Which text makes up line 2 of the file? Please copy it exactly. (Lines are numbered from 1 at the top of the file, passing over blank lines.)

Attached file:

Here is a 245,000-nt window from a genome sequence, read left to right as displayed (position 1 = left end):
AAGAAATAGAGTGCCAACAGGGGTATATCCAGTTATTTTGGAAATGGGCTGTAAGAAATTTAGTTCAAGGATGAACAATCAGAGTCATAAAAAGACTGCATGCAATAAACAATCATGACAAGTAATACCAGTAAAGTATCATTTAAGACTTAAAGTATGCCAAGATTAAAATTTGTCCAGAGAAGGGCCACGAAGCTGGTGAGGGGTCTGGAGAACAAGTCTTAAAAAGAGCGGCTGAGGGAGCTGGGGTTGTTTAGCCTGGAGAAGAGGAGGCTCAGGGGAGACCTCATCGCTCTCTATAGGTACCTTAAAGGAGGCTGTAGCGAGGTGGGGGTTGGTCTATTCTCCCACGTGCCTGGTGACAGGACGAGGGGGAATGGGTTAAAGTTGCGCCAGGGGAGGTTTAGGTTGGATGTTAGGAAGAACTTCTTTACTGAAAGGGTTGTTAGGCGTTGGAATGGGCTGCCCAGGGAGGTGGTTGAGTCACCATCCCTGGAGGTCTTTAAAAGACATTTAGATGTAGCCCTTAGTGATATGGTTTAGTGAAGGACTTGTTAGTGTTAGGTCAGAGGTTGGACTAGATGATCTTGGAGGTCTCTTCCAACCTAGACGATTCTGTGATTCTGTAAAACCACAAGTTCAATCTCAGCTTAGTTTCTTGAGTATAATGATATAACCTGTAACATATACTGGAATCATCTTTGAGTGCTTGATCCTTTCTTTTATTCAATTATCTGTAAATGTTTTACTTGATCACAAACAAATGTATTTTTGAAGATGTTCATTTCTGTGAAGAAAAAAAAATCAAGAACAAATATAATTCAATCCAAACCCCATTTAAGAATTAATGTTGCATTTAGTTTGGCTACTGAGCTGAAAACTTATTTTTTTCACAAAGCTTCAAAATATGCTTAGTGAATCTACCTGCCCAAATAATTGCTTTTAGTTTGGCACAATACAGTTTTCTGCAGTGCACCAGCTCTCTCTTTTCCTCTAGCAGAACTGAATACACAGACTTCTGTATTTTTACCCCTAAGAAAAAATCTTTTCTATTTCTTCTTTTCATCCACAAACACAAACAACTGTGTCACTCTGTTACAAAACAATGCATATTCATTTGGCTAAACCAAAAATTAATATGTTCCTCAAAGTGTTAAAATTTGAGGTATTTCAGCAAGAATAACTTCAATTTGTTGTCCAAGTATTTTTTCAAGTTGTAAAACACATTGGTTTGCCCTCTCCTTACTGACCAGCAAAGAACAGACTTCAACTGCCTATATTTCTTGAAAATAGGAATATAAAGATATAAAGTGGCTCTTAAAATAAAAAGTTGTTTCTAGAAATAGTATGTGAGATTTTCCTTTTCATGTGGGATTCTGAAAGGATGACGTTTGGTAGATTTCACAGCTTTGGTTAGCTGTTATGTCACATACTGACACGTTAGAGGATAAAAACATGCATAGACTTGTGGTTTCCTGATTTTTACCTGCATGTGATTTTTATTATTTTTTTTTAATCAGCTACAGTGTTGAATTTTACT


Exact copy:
AAGAAATAGAGTGCCAACAGGGGTATATCCAGTTATTTTGGAAATGGGCTGTAAGAAATTTAGTTCAAGGATGAACAATCAGAGTCATAAAAAGACTGCATGCAATAAACAATCATGACAAGTAATACCAGTAAAGTATCATTTAAGACTTAAAGTATGCCAAGATTAAAATTTGTCCAGAGAAGGGCCACGAAGCTGGTGAGGGGTCTGGAGAACAAGTCTTAAAAAGAGCGGCTGAGGGAGCTGGGGTTGTTTAGCCTGGAGAAGAGGAGGCTCAGGGGAGACCTCATCGCTCTCTATAGGTACCTTAAAGGAGGCTGTAGCGAGGTGGGGGTTGGTCTATTCTCCCACGTGCCTGGTGACAGGACGAGGGGGAATGGGTTAAAGTTGCGCCAGGGGAGGTTTAGGTTGGATGTTAGGAAGAACTTCTTTACTGAAAGGGTTGTTAGGCGTTGGAATGGGCTGCCCAGGGAGGTGGTTGAGTCACCATCCCTGGAGGTCTTTAAAAGACATTTAGATGTAGCCCTTAGTGATATGGTTTAGTGAAGGACTTGTTAGTGTTAGGTCAGAGGTTGGACTAGATGATCTTGGAGGTCTCTTCCAACCTAGACGATTCTGTGATTCTGTAAAACCACAAGTTCAATCTCAGCTTAGTTTCTTGAGTATAATGATATAACCTGTAACATATACTGGAATCATCTTTGAGTGCTTGATCCTTTCTTTTATTCAATTATCTGTAAATGTTTTACTTGATCACAAACAAATGTATTTTTGAAGATGTTCATTTCTGTGAAGAAAAAAAAATCAAGAACAAATATAATTCAATCCAAACCCCATTTAAGAATTAATGTTGCATTTAGTTTGGCTACTGAGCTGAAAACTTATTTTTTTCACAAAGCTTCAAAATATGCTTAGTGAATCTACCTGCCCAAATAATTGCTTTTAGTTTGGCACAATACAGTTTTCTGCAGTGCACCAGCTCTCTCTTTTCCTCTAGCAGAACTGAATACACAGACTTCTGTATTTTTACCCCTAAGAAAAAATCTTTTCTATTTCTTCTTTTCATCCACAAACACAAACAACTGTGTCACTCTGTTACAAAACAATGCATATTCATTTGGCTAAACCAAAAATTAATATGTTCCTCAAAGTGTTAAAATTTGAGGTATTTCAGCAAGAATAACTTCAATTTGTTGTCCAAGTATTTTTTCAAGTTGTAAAACACATTGGTTTGCCCTCTCCTTACTGACCAGCAAAGAACAGACTTCAACTGCCTATATTTCTTGAAAATAGGAATATAAAGATATAAAGTGGCTCTTAAAATAAAAAGTTGTTTCTAGAAATAGTATGTGAGATTTTCCTTTTCATGTGGGATTCTGAAAGGATGACGTTTGGTAGATTTCACAGCTTTGGTTAGCTGTTATGTCACATACTGACACGTTAGAGGATAAAAACATGCATAGACTTGTGGTTTCCTGATTTTTACCTGCATGTGATTTTTATTATTTTTTTTTAATCAGCTACAGTGTTGAATTTTACT